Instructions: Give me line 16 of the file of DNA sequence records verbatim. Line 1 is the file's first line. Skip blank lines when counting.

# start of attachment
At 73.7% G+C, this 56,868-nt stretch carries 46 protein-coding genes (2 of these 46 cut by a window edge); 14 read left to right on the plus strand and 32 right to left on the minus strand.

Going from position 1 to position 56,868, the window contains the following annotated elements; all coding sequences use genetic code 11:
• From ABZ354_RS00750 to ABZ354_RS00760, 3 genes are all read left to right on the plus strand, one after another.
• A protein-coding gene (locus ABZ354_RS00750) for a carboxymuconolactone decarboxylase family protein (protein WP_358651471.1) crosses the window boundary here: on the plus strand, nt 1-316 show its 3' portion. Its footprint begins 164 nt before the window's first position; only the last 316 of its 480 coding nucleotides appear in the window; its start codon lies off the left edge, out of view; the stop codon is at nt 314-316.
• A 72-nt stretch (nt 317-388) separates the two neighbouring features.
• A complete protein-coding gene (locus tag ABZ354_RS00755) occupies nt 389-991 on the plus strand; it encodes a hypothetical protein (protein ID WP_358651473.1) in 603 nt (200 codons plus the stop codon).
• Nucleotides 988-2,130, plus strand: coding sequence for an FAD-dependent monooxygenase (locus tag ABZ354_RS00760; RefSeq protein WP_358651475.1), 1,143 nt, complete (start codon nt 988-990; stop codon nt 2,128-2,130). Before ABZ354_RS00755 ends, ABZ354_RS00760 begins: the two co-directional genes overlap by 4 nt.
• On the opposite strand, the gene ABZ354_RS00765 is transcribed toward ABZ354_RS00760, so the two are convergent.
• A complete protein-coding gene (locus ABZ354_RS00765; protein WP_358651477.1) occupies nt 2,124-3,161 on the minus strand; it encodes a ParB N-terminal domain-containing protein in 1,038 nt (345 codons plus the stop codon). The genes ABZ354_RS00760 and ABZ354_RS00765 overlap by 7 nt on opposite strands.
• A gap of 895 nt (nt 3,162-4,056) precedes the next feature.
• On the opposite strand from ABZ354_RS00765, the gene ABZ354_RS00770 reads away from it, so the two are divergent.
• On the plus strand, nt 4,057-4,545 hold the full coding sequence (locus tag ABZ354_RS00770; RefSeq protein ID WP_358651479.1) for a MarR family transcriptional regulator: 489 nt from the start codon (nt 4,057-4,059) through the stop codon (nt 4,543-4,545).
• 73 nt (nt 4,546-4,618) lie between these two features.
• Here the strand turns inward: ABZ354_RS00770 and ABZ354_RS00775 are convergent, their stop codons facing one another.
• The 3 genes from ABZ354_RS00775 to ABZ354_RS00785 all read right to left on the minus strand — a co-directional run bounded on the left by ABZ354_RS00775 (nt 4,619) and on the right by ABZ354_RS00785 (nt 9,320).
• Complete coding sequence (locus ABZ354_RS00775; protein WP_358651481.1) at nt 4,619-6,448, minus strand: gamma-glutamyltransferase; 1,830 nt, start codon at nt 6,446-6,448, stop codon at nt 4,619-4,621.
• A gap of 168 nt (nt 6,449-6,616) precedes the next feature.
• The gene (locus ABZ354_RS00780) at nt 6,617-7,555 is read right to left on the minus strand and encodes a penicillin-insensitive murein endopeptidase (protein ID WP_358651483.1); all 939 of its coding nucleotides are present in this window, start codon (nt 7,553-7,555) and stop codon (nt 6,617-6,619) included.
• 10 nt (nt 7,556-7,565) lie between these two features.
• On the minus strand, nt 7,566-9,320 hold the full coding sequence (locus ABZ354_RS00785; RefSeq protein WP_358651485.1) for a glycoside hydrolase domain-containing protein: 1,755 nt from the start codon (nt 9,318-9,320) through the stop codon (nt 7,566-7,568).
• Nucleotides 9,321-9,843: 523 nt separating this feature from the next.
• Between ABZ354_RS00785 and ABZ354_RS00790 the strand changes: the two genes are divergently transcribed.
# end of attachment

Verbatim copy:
• Complete coding sequence (locus ABZ354_RS00775; protein WP_358651481.1) at nt 4,619-6,448, minus strand: gamma-glutamyltransferase; 1,830 nt, start codon at nt 6,446-6,448, stop codon at nt 4,619-4,621.